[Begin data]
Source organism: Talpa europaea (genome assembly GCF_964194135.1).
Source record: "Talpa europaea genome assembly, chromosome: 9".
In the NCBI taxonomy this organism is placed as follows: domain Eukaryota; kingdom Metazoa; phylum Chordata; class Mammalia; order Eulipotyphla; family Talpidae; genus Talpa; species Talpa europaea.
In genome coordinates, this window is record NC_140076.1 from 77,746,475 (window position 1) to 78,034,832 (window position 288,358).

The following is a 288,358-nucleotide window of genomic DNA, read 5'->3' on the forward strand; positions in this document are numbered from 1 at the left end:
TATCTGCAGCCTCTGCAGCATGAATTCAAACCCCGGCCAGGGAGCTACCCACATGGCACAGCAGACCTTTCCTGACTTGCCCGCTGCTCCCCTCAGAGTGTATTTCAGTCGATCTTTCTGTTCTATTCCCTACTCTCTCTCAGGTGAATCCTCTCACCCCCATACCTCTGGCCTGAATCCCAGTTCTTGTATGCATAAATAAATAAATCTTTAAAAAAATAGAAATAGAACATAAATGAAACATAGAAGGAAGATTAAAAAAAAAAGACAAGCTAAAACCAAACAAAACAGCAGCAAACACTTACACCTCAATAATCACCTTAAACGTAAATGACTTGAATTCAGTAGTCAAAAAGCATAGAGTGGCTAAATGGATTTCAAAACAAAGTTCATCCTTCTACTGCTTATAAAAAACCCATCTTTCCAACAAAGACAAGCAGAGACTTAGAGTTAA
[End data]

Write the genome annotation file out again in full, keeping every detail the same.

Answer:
Source organism: Talpa europaea (genome assembly GCF_964194135.1).
Source record: "Talpa europaea genome assembly, chromosome: 9".
In the NCBI taxonomy this organism is placed as follows: domain Eukaryota; kingdom Metazoa; phylum Chordata; class Mammalia; order Eulipotyphla; family Talpidae; genus Talpa; species Talpa europaea.
In genome coordinates, this window is record NC_140076.1 from 77,746,475 (window position 1) to 78,034,832 (window position 288,358).

The following is a 288,358-nucleotide window of genomic DNA, read 5'->3' on the forward strand; positions in this document are numbered from 1 at the left end:
TATCTGCAGCCTCTGCAGCATGAATTCAAACCCCGGCCAGGGAGCTACCCACATGGCACAGCAGACCTTTCCTGACTTGCCCGCTGCTCCCCTCAGAGTGTATTTCAGTCGATCTTTCTGTTCTATTCCCTACTCTCTCTCAGGTGAATCCTCTCACCCCCATACCTCTGGCCTGAATCCCAGTTCTTGTATGCATAAATAAATAAATCTTTAAAAAAATAGAAATAGAACATAAATGAAACATAGAAGGAAGATTAAAAAAAAAAGACAAGCTAAAACCAAACAAAACAGCAGCAAACACTTACACCTCAATAATCACCTTAAACGTAAATGACTTGAATTCAGTAGTCAAAAAGCATAGAGTGGCTAAATGGATTTCAAAACAAAGTTCATCCTTCTACTGCTTATAAAAAACCCATCTTTCCAACAAAGACAAGCAGAGACTTAGAGTTAA